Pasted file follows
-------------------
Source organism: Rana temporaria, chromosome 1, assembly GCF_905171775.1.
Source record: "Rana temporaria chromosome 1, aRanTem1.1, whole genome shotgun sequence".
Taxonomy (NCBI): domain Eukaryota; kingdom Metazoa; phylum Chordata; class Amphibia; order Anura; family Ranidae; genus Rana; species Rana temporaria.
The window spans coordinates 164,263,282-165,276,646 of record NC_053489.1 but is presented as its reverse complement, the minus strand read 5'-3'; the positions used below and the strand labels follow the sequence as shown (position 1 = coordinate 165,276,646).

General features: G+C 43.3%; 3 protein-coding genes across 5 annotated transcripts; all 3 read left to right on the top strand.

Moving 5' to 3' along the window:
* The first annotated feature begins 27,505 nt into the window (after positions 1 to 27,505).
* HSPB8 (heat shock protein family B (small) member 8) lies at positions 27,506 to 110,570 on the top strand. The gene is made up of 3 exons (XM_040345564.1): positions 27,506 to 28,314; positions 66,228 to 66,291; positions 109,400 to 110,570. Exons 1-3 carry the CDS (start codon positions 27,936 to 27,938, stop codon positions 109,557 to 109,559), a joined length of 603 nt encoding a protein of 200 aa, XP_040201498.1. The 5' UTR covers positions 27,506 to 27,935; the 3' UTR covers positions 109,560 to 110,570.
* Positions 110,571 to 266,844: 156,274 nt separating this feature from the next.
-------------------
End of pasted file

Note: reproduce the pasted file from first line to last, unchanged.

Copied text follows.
Source organism: Rana temporaria, chromosome 1, assembly GCF_905171775.1.
Source record: "Rana temporaria chromosome 1, aRanTem1.1, whole genome shotgun sequence".
Taxonomy (NCBI): domain Eukaryota; kingdom Metazoa; phylum Chordata; class Amphibia; order Anura; family Ranidae; genus Rana; species Rana temporaria.
The window spans coordinates 164,263,282-165,276,646 of record NC_053489.1 but is presented as its reverse complement, the minus strand read 5'-3'; the positions used below and the strand labels follow the sequence as shown (position 1 = coordinate 165,276,646).

General features: G+C 43.3%; 3 protein-coding genes across 5 annotated transcripts; all 3 read left to right on the top strand.

Moving 5' to 3' along the window:
* The first annotated feature begins 27,505 nt into the window (after positions 1 to 27,505).
* HSPB8 (heat shock protein family B (small) member 8) lies at positions 27,506 to 110,570 on the top strand. The gene is made up of 3 exons (XM_040345564.1): positions 27,506 to 28,314; positions 66,228 to 66,291; positions 109,400 to 110,570. Exons 1-3 carry the CDS (start codon positions 27,936 to 27,938, stop codon positions 109,557 to 109,559), a joined length of 603 nt encoding a protein of 200 aa, XP_040201498.1. The 5' UTR covers positions 27,506 to 27,935; the 3' UTR covers positions 109,560 to 110,570.
* Positions 110,571 to 266,844: 156,274 nt separating this feature from the next.